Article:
It can be difficult to lead a role-playing gaming game as narrator or game master. Coming up with scenes, characters, and storylines for the rest of the players is a taxing job, but there’s a way to role play without anyone taken on that burden: collaborative role-playing games. This dungeon-masterless tabletop genre is all about crafting a story together, and you can’t start with a better example this style of game than Fiasco. The game was played in Overboard’s latest episode with Patrick Rothfuss, a renowned storyteller.
Fiasco’s structure gives you the perfect framework to create your caper without the need for a narrator. You’ll start by picking out a theme deck, which are like the canvasses you’ll paint your story on. The base game comes with a classic D&D style fantasy deck, a Coen Brother’s-esque Suburbia deck, and an “American mall that’s hiding a dark secret” deck, which is what we played with. But even this theme is only a guide. Our mall would be on the moon!
Your story starts with your characters. Unlike a typical tabletop RPG, you don’t create your ProprietaryYou should be a character. Instead, you establish relationships between players, using cards that say things like “siblings” or “backstabbed” or “hero and chump”. You decide as a team what the little prompts signify. Who’s the the older sibling? Who did the dirty deed? And which one’s the chump?
You’ll add more details to these relationships, with location, object, and “need” cards that will add further color to your characters, and importantly, motivations. It’s fertile ground for the drama you’ll create in the rest of the game. Fiasco is all about roleplaying these characters. On your turn, you’ll get to decide on a scene with your character. The scene can be either established or resolved, and the others get the option of choosing one.
Fiasco roleplaying can be approached more as a description of a movie scene. The camera is looking at what and the audience are seeing. What characters are there? What’s the location? The relationship details you’ve discussed should give you plenty to work with, but the fun of Fiasco is improvising with the ridiculous characters you’ve created and seeing where it goes!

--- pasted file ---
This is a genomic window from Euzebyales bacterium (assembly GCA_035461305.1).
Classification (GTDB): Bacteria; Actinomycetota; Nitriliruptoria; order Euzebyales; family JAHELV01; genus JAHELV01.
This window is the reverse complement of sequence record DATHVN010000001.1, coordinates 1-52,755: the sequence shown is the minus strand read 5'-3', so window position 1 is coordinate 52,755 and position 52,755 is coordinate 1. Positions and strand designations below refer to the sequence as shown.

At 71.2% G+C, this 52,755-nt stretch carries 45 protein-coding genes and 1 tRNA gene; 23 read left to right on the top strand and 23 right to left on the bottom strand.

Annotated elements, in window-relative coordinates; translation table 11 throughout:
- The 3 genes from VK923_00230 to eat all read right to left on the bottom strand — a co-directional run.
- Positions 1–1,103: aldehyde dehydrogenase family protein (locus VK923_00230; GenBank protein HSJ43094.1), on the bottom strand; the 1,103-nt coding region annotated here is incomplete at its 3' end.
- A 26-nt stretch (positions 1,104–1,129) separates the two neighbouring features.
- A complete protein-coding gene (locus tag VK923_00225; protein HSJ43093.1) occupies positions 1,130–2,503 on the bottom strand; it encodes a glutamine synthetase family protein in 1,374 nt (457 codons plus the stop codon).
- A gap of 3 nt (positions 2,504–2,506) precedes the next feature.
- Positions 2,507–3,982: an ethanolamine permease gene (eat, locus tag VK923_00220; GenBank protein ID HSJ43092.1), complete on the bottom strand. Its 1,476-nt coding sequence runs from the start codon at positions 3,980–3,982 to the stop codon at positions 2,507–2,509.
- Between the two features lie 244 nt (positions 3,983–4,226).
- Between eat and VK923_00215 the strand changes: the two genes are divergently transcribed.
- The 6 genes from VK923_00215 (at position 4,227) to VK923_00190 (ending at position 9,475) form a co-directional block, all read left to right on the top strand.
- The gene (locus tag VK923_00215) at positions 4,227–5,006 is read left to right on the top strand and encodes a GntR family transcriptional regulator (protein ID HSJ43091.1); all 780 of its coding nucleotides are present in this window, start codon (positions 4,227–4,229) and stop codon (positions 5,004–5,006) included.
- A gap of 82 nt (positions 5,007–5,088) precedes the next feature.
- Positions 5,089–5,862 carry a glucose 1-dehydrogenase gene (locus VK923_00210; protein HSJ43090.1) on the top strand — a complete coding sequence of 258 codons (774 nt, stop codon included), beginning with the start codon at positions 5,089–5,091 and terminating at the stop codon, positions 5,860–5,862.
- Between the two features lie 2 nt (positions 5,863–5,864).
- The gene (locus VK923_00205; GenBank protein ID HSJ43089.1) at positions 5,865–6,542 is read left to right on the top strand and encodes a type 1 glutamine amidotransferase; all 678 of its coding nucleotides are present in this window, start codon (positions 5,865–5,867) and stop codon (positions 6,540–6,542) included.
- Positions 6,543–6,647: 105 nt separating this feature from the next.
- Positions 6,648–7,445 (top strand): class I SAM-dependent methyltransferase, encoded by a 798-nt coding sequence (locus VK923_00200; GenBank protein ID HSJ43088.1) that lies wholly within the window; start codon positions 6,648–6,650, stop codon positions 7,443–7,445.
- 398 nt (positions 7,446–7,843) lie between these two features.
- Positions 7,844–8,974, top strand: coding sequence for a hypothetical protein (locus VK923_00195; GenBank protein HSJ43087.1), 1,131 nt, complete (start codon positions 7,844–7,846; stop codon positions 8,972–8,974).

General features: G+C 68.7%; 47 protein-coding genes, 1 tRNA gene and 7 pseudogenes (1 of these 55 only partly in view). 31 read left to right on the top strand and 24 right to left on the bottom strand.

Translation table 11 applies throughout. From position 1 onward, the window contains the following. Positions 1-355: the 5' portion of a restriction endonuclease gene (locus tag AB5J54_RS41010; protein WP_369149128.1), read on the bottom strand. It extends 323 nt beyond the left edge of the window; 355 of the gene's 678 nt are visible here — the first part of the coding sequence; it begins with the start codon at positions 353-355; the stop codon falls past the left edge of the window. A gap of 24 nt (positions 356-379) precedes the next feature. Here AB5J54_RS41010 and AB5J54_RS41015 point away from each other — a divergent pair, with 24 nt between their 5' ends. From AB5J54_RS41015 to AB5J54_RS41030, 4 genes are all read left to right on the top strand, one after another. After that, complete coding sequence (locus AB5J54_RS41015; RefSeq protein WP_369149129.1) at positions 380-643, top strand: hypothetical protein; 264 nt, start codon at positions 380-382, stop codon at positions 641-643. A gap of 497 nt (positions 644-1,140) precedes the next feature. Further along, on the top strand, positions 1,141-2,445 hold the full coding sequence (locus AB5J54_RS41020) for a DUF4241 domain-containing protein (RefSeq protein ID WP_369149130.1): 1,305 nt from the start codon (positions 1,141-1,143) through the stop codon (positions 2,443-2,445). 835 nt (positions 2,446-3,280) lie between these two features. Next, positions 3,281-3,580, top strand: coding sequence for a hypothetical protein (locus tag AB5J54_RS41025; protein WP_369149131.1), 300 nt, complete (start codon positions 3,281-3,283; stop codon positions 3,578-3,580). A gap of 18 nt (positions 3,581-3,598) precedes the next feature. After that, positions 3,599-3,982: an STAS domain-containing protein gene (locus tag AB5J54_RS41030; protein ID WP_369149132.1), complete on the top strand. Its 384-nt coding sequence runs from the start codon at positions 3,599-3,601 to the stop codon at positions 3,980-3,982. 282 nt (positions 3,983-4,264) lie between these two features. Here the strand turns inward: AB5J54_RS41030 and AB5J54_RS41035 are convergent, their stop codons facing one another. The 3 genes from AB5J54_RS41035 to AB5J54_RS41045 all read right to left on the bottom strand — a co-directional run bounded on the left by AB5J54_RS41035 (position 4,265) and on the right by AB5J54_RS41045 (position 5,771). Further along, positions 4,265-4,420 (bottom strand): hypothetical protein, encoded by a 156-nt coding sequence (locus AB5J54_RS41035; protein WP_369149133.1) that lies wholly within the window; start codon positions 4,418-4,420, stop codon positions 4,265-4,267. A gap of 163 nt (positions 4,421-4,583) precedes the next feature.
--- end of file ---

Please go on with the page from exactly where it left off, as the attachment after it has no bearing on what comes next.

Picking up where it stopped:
After everyone’s had a chance to lead a couple scenes, Fiasco ratchets up the drama further with the Tilt. To set the scene for Act II, players use cards that they have gained by having negative or positive outcomes in Act 1. These cards contain short, ominous prompts like “Make a small error and you can end up in ruin” or “After a difficult struggle, death”, and two of these cards will become the themes for Act II. Even if you have had a bit too many characters in Act 1, the Tilt makes it easy to turn the tables and allow chaos reign.
Once your story has reached its conclusion, you’ll get the chance to explain the Aftermath of your characters choices. Think of this like the scenes we get during a movie’s credits that show us what all the characters are up to after the main events of the movie. It’s a fun and easy way to wrap things up… or set the stage for a sequel.
It was a great time creating the story and Patrick Rothfuss, a professional world-builder, joined us. His Twitch channel has more, as well as his charity. You can also watch previous episodes of Overboard on our YouTube channel if you liked this episode!
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